And so there was. According to Lord Lexden, a paragraph or two was used at the conference of the Welsh Conservatives. And I still remember the incredulous joy with which I learned that the peroration, including the quotation by Oliver Cromwell, had been inflicted on the Conservative Women's Conference.
We must look to America for a living tradition of platform oratory. The great public meetings at which the presidential contenders perform can make a poor impression when all one sees of them is a short clip on the television news. The candidate generally appears to be surrounded by a group of grown men and women who are screaming like over-excited five-year-olds.
But during the 2008 presidential campaign I was lucky enough to go to about a dozen of these meetings. The delightful thing about them was that although the candidate was surrounded by the faithful, on the edge of a meeting you would find Americans who had just come along to see how the candidate looked and sounded. The direct link with the public had not been broken. Amid all the money and the razzmatazz, the best speaker came through.
One cannot pretend that great orators — Lord Rosebery, Barack Obama, George Galloway — necessarily make great statesmen. But anyone who aspires to lead a democracy ought to be able to explain to the demos what he or she is about. A prime minister or president is an advocate not only in his or her own cause, but in the nation's cause. The quality of his or her advocacy matters.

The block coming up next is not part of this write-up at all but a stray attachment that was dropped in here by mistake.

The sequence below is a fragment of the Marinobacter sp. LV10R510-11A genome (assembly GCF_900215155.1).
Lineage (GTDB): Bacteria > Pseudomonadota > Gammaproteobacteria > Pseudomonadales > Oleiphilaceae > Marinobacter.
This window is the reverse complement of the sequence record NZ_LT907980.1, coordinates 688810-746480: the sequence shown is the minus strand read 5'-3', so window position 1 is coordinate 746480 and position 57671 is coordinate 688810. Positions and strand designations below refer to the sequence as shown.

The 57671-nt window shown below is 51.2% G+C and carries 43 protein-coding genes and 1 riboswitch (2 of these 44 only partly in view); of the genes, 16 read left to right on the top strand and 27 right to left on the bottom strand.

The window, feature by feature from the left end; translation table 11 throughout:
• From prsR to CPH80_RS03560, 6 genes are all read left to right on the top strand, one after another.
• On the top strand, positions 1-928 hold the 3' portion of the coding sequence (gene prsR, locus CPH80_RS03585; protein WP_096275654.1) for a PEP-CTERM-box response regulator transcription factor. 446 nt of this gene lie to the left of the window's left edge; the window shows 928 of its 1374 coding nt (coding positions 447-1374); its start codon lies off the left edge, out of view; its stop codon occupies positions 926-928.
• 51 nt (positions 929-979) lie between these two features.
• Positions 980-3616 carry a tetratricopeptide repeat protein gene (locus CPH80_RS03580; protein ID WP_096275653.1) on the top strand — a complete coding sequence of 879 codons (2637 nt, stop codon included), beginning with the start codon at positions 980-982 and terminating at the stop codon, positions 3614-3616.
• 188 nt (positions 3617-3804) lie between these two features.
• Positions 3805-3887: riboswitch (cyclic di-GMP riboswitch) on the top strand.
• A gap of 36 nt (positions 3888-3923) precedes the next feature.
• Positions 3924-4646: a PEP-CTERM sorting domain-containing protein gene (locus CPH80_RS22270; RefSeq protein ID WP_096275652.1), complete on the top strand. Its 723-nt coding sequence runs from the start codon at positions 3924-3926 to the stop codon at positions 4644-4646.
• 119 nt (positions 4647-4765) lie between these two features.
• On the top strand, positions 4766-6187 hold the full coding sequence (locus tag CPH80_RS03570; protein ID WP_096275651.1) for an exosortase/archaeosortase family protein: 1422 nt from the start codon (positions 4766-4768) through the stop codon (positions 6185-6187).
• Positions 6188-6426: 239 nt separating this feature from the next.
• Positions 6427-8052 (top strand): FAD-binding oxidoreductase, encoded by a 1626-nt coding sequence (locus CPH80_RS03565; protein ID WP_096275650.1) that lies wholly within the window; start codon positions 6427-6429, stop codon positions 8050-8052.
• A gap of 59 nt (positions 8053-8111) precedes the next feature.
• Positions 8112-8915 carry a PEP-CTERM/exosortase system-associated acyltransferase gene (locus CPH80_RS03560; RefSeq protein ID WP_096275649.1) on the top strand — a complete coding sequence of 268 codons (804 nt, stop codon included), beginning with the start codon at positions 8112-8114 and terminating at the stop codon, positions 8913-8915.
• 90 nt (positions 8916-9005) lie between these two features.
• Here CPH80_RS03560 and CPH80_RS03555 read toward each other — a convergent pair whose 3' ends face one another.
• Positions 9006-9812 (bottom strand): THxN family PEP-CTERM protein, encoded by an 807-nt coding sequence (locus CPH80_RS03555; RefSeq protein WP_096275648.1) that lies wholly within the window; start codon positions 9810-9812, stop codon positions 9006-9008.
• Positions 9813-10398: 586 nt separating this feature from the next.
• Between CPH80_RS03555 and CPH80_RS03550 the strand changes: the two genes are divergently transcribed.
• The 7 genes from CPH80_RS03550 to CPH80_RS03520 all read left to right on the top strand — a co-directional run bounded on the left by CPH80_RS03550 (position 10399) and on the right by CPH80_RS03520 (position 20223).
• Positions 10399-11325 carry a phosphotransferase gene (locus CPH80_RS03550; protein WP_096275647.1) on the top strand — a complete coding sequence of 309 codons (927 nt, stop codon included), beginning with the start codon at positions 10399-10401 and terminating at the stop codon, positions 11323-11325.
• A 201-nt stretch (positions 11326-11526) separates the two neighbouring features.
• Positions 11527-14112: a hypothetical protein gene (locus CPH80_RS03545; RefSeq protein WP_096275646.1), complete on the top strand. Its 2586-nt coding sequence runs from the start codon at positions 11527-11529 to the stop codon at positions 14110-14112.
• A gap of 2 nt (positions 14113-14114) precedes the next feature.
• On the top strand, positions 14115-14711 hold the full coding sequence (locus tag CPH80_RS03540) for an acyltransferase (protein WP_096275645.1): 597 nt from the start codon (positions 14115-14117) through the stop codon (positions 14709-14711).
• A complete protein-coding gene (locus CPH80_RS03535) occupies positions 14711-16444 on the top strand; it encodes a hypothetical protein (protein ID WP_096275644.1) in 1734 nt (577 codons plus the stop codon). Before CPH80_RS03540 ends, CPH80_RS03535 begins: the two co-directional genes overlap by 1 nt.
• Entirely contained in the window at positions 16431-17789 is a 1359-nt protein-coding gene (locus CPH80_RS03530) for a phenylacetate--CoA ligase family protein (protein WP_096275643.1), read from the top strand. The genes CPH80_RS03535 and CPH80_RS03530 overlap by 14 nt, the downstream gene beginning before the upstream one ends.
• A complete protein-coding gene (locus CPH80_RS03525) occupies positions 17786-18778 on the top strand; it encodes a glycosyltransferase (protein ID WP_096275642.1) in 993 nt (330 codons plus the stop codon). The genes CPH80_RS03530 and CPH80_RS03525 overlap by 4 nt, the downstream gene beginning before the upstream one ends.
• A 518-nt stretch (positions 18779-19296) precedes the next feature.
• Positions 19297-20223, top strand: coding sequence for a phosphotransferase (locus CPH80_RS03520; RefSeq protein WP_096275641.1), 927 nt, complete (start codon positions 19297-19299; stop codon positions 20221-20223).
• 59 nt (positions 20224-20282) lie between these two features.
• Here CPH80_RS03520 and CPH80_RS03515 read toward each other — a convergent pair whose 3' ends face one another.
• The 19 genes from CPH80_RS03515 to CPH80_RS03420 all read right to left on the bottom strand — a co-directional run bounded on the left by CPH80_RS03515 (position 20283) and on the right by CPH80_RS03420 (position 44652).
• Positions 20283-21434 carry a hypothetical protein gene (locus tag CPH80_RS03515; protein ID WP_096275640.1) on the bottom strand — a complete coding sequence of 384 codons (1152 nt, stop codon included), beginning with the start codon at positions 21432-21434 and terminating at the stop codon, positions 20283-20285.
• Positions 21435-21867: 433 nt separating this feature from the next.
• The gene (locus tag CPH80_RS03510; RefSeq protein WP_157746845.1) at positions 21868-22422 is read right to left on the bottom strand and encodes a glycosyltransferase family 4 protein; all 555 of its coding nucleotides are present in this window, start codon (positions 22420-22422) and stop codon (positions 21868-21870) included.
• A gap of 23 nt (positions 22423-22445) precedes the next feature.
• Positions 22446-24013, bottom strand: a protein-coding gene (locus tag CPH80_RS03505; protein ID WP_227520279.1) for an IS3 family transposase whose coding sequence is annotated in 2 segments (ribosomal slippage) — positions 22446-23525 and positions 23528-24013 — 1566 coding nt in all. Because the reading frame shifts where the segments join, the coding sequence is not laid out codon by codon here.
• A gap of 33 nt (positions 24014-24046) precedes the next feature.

As I write this paragraph, I am listening to Bill Clinton's speech to this year's Democratic Convention. It is 50 minutes long, and according to the Washington Post was watched on television by more people than saw the National Football League's season kick-off game between the Giants and the Cowboys. I am listening it to it on YouTube, a few days after it was delivered. Clinton has never been my cup of tea, but his speech was said to have gone down extraordinarily well and I wanted to hear it for myself. There is no memorable soundbite in the speech: to gain a satisfactory impression of how lucid, powerful and uncondescending it was, you need to listen to the whole thing. And that is the point: we want to hear these people for ourselves, and in full, rather than rely on second-hand accounts punctuated by snippets and soundbites. The technology exists for us to do so. British politicians have not yet realised this, but the future belongs to orators.
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